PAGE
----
- By Myint Swe Oo
After obtaining B.A degree in 1933, Sayagyi Min Thu Wun entered service as a part time tutor at the Department of Oriental Studies of Rangoon University. The university students were already politically alert, then. Sayagyi believed that these youths would be the future architects of Myanmar’s independence because he had learned their ardour for the Independence from his personal contacts with these students, as well as from the literary talks and the articles and novels.
Colleges were not closed on the National Day that fell on 10th waning day of Tazaungmon, but on that day, instead of attending classes, the students marched towards the ceremony of the National Day.
It was quite a challenge to celebrate such an occasion in groups while the country lay under the British colony.
On the National Day that fell on 30 November, 1934, all the colleges were closed. Sayagyi Min Thu Wun and his fellow students went to the south west passageway of the Shwedagon and attended the National Day celebration, bowing to the National Flag in unison. Pamphlets of Greetings, published by the Youths Kyee Pwa Ye Association, were exchanged among the students on that day. It was a postcard size, on one side showing some ladies bowing to the Peacock Emblem Flag, and on the other size bearing a short poem, composed in the traditional Laysit style, which was composed by Min Thu Wun at the request of Kyee Pwa ye U Thein. The title of the poem is “Auspicious Greetings”. The phrase “the somber grey Hill” implies “The Singuttara Hill”. The south west slope of the Shwedagon was a part of the hill where the Goyya soldiers of the British army were camped, known as the Goyya Hill. But later, because of the the lack of political stability, the troop moved out. The National Day celebration usually took place there at the spacious site. It was said that the sight of the students bowing to the National Flag stirred the hearts of the beholders.
Sayagyi Min Thu Wun won a scholarship in September 1936, and studied Sanskrit, Pali and Tibetan studies at Oxford University, England.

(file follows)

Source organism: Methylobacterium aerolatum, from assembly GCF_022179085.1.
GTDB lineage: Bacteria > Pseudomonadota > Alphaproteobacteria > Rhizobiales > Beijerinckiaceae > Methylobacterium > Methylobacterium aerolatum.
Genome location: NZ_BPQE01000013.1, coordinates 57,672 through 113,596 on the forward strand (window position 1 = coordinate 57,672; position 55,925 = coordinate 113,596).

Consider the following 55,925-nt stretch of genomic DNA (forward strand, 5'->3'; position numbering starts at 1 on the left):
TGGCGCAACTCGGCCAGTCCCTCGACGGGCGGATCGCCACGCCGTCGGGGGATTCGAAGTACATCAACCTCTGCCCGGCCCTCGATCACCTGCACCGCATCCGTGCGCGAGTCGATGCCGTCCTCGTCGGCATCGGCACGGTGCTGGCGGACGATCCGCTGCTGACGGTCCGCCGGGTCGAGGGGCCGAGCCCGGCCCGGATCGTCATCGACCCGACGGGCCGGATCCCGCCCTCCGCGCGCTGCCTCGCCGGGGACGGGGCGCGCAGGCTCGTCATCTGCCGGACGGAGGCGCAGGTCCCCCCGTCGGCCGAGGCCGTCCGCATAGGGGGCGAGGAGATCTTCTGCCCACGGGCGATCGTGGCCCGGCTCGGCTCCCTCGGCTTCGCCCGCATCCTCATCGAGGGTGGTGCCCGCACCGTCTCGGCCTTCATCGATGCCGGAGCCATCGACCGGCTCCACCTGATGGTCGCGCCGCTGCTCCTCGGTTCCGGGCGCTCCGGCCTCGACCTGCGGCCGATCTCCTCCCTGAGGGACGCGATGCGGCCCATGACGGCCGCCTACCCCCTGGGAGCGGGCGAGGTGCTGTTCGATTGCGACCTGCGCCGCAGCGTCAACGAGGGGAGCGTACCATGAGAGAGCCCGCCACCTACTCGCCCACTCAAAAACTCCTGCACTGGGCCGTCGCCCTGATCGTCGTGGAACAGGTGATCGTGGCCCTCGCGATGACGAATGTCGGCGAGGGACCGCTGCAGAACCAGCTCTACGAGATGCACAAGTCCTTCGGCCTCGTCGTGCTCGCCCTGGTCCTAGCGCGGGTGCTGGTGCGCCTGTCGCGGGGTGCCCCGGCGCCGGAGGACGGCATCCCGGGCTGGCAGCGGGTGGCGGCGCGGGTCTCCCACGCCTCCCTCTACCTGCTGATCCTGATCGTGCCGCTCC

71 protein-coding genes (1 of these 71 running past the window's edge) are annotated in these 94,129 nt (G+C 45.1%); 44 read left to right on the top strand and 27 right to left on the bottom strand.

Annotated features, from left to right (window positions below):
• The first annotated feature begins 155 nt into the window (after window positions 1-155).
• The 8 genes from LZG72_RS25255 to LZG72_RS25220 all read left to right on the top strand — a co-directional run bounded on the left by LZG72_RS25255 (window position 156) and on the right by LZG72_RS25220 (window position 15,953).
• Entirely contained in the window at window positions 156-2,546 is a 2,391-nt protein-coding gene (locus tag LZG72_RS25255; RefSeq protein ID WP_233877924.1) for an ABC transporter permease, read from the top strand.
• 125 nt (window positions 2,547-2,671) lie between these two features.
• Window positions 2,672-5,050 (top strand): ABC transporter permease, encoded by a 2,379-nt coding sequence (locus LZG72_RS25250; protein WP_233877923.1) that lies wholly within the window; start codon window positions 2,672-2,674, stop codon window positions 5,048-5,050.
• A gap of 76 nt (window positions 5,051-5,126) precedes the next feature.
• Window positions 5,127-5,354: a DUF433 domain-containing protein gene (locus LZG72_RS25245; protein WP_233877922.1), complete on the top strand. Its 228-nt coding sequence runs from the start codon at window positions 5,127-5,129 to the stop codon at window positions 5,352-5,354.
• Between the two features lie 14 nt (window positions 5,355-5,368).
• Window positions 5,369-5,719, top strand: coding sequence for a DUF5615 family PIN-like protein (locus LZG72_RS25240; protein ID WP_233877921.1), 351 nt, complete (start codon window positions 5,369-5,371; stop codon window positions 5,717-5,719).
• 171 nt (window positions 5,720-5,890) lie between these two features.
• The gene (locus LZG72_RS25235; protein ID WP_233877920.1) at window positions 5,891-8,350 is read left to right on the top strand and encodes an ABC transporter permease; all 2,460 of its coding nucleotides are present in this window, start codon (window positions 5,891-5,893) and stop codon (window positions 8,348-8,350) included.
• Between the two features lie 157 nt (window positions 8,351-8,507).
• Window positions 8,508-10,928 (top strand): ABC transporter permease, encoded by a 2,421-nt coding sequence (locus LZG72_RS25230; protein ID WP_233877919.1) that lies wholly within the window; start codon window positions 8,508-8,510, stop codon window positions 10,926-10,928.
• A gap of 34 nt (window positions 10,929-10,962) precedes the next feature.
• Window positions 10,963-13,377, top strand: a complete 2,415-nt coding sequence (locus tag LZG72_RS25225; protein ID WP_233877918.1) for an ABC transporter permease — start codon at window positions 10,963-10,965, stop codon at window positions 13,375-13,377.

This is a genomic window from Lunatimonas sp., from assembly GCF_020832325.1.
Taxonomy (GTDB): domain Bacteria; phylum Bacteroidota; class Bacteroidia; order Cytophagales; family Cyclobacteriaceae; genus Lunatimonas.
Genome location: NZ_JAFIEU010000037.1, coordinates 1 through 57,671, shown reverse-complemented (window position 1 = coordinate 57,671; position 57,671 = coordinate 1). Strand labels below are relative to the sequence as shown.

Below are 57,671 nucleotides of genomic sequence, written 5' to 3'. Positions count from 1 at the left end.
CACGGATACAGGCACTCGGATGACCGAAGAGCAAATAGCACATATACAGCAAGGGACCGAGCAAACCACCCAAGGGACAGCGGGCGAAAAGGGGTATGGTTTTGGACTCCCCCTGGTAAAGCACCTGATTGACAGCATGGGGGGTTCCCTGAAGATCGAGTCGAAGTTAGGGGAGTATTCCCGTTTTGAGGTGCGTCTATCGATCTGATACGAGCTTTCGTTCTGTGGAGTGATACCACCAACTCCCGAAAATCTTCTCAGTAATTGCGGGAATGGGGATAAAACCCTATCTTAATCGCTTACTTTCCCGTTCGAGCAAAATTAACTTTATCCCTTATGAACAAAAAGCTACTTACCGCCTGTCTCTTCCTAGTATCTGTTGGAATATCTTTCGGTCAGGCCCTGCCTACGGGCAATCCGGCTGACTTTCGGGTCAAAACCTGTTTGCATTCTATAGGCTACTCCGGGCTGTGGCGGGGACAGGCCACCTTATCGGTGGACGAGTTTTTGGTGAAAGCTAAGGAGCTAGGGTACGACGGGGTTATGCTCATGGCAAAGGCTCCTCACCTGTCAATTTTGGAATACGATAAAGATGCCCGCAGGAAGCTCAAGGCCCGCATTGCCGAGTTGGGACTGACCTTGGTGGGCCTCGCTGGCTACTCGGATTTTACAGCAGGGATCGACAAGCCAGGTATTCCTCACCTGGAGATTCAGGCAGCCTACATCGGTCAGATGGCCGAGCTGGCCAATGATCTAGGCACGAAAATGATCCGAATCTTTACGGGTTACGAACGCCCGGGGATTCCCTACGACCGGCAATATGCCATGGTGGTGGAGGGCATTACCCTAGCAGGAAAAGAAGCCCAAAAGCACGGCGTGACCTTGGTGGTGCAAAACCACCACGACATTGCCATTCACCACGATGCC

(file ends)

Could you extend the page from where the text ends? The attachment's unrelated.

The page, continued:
A small village named Beckford is located near Chester, England. The Priest A.H. Valenko of Beckford was Saya Min Thu Wun’s former teacher: he was the headmaster of Saya Hmat’s School in Yangon. On their meeting in the Oxford University, the priest gave suggestions to the Myanmar scholar. During the Christmas, which was the time for college vacation, it was a frozen season, so it was not fit for an outing. So Min Thu Wun was advised to come and study at the St. Deiniol Library. So during 1936 Christmas, Saya Min Thu Wun went and studied at the Library. When the Christmas came in 1937, he went to St Deiniol Library and spent time reading there. However, on this visit, he was accompanied by the late U Ohn Maung (one of the martyrs of Myanmar).
Of Being One Mind
Saya Min Thu Wun felt the repercussions of 1300 Myanmar political movement. After Christmas, the new year 1938 was ushered in, and on 4 January, Saya Min Thu Wun wrote the poem Thabye Nyo, and sent it to a magazine in Myanmar. The poem appeared in print in No. 1, Vol. 7, O-Way Magazine (1938).
Saya Min Thu Wun wrote this poem because he could picture in his mind that the Myanmar people stood united, striving selflessly and unanimously for the independence. Taking for granted that the Independence was on the way, as he said, he had written this poem.
Saya Min Thu Wun also said that his poem “Thabye Nyo,” being an echo to the poem “Auspicious Greetings”, could be considered as a sequel to the latter.
It happened, quite a coincidence, that, on 4th January 1948, exactly ten years after Thabye Nyo had been written, Myanmar regained her independence.
(Translated by Zaw Tun)